The administration of United States President Donald Trump on Friday slapped sanctions on Hong Kong’s chief executive Carrie Lam as well as 10 other individuals for, “undermining Hong Kong’s autonomy and restricting the freedom of expression or assembly of the citizens of Hong Kong,” according to a statement on the US Treasury’s website. The blacklistings…
The administration of United States President Donald Trump on Friday slapped sanctions on Hong Kong’s chief executive Carrie Lam as well as 10 other individuals for, “undermining Hong Kong’s autonomy and restricting the freedom of expression or assembly of the citizens of Hong Kong,” according to a statement on the US Treasury’s website.
The blacklistings are being implemented under an executive order Trump issued in mid-July aimed at punishing China over a new sweeping national security law.
“The 11 individuals designated today have implemented policies directly aimed at curbing freedom of expression and assembly, and democratic processes, and are subsequently responsible for the degradation of Hong Kong’s autonomy,” the US Treasury statement said. “The United States will use the authorities in the Executive Order to continue to pursue those that implement these nefarious policies.”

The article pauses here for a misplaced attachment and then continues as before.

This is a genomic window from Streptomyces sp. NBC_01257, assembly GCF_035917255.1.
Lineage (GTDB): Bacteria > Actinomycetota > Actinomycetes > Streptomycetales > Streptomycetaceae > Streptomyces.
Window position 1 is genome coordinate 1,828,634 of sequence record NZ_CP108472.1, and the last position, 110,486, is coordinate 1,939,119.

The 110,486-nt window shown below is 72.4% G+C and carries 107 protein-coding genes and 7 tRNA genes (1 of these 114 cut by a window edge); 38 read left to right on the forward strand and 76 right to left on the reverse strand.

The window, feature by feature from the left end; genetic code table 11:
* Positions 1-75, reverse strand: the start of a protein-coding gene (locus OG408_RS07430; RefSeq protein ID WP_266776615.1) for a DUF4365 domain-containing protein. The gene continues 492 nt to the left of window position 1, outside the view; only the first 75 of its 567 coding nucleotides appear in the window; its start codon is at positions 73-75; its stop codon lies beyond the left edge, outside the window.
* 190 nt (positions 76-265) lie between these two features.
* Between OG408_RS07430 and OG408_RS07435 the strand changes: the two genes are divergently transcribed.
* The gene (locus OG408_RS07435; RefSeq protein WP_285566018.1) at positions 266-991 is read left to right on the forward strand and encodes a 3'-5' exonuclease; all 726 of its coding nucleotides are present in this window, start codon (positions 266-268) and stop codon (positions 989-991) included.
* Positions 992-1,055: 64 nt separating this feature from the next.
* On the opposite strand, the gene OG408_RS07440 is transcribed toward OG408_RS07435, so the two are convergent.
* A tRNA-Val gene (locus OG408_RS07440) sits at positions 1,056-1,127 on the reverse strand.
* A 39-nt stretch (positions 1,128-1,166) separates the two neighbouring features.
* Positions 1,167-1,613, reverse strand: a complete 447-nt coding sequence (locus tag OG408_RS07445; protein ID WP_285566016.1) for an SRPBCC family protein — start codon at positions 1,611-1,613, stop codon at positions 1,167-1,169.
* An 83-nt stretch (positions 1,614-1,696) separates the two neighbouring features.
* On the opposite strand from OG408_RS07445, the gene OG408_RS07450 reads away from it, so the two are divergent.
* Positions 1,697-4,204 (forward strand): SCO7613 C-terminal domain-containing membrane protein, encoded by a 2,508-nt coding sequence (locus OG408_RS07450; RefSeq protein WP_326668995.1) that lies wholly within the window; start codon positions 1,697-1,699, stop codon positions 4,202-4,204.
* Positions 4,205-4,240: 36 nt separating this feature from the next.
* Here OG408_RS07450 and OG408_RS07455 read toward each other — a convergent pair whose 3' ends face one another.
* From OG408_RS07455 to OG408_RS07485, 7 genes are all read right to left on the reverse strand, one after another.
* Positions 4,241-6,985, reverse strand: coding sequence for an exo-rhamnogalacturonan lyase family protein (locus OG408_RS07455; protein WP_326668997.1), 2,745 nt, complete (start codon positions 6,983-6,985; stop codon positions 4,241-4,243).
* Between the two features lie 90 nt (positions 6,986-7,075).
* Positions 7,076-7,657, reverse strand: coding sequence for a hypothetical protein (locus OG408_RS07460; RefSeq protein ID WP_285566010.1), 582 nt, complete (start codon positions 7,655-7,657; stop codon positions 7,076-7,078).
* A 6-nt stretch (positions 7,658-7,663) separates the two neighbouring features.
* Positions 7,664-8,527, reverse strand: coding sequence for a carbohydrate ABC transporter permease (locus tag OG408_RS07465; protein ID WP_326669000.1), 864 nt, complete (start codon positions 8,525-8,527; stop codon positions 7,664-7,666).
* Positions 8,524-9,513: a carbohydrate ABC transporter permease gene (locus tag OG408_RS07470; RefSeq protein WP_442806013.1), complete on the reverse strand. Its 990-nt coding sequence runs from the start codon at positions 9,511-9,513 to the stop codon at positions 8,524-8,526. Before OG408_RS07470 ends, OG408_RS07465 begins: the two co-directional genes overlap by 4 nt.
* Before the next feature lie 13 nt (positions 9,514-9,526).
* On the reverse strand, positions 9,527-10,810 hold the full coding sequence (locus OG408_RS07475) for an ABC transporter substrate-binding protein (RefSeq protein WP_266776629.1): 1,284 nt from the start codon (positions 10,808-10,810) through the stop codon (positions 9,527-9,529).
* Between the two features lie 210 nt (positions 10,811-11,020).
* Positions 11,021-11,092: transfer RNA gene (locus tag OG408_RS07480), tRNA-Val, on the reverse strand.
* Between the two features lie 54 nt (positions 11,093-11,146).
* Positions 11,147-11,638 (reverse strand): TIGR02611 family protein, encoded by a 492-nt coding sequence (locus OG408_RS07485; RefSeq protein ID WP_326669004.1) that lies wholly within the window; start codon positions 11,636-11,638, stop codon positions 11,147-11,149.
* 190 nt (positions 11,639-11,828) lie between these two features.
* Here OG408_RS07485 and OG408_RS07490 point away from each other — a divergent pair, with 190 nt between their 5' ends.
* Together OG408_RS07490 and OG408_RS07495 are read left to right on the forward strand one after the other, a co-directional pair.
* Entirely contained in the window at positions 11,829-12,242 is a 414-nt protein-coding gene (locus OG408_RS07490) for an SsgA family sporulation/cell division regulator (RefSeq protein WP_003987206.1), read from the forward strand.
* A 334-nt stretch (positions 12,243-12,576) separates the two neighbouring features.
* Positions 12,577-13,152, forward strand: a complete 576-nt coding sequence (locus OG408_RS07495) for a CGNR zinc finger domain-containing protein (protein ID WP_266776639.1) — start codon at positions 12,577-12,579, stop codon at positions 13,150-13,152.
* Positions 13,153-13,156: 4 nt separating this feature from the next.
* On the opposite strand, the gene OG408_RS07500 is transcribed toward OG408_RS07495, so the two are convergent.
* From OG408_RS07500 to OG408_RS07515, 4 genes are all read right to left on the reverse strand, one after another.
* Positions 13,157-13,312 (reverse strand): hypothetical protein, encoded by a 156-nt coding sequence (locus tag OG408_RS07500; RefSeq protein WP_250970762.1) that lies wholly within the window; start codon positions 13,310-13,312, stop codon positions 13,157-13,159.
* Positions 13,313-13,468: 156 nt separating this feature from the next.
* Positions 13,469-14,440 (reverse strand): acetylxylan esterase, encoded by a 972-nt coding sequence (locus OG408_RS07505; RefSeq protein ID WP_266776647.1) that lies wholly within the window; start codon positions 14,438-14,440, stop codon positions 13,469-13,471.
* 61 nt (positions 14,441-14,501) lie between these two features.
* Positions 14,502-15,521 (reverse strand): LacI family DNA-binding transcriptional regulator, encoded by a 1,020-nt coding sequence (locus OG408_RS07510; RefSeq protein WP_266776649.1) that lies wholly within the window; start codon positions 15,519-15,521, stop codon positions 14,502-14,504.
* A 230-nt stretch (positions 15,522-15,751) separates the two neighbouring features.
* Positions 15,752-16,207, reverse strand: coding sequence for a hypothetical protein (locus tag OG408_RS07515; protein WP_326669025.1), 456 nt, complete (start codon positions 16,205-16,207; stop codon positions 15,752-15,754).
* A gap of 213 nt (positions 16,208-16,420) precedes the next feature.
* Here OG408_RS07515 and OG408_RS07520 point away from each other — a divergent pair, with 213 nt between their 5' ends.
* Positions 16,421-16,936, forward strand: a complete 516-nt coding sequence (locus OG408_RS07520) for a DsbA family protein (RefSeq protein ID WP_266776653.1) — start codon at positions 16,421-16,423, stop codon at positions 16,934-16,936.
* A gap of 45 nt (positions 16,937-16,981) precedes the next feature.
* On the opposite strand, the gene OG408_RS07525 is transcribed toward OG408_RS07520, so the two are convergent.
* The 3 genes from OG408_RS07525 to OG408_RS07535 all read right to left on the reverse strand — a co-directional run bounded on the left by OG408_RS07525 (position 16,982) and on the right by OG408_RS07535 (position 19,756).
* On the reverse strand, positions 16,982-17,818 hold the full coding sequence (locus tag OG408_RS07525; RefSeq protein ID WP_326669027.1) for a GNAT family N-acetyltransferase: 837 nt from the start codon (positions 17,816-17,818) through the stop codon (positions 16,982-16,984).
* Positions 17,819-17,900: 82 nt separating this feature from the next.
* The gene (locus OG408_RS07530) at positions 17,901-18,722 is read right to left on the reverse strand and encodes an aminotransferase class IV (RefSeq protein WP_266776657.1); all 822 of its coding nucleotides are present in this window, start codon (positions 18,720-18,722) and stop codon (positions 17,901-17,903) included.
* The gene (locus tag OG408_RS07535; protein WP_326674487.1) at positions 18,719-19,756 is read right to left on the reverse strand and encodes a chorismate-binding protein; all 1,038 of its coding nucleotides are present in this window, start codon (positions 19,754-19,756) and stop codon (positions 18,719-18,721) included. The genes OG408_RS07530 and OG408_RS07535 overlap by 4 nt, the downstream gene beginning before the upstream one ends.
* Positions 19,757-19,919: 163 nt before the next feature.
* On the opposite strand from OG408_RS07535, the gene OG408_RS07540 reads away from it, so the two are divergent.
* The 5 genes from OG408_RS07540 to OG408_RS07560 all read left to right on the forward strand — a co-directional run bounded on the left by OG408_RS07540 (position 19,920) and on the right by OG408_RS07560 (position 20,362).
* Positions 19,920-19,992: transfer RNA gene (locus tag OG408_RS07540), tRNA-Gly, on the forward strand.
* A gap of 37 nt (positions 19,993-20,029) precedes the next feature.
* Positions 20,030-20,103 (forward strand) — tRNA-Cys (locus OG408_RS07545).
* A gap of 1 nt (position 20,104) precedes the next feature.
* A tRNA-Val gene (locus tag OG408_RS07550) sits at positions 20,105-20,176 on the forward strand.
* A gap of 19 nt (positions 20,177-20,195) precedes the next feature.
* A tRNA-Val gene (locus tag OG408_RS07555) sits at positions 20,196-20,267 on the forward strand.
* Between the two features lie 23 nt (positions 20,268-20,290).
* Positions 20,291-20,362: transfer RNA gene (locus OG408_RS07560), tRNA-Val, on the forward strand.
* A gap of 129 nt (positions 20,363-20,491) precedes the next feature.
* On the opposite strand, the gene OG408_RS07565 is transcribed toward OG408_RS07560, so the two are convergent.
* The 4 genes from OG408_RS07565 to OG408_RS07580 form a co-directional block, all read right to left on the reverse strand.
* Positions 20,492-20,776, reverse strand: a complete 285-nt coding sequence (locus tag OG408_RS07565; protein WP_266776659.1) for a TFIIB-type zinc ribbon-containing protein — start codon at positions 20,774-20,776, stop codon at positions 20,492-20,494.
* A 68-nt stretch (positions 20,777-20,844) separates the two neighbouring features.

Treasury accuses Lam of being, “directly responsible for implementing Beijing’s policies of suppression of freedom and democratic processes,” citing her support for a change in the territory’s extradition arrangements with mainland China that sparked months of massive protests in Hong Kong.
Other individuals blacklisted by the Treasury on Friday include Hong Kong’s current police commissioner, Chris Tang, as well as his predecessor Stephen Lo; the territory’s secretaries for security, justice, and constitutional and mainland affairs, and others.
“The United States stands with the people of Hong Kong and we will use our tools and authorities to target those undermining their autonomy,” US Treasury Secretary Steven Mnuchin said in the statement.
The sanctions issued on Friday freeze any US asset of the blacklisted individuals and generally bar Americans from doing business with them.
Friday’s round of sanctions marks the latest escalation in tensions between Washington and Beijing.
With less than 100 days to go until the US presidential election, relations between the two countries have grown increasingly acrimonious as the Trump administration takes a hard line against Beijing over issues ranging from Hong Kong, to China’s treatment of Uighurs, to Chinese tech firms and apps.
Last month, Washington sanctioned a member of China’s powerful Politburo and three other senior officials, accusing them of serious human rights abuses against Uighur Muslim minorities in China’s western Xinjiang region.
Late on Thursday, Trump issued executive orders that will ban US companies and individuals from engaging in any transactions with short-video app TikTok, which is owned by Beijing-based ByteDance, as well as messaging app WeChat, which is owned by China’s Tencent Holdings.
China’s foreign ministry said on Friday it firmly opposes the executive orders.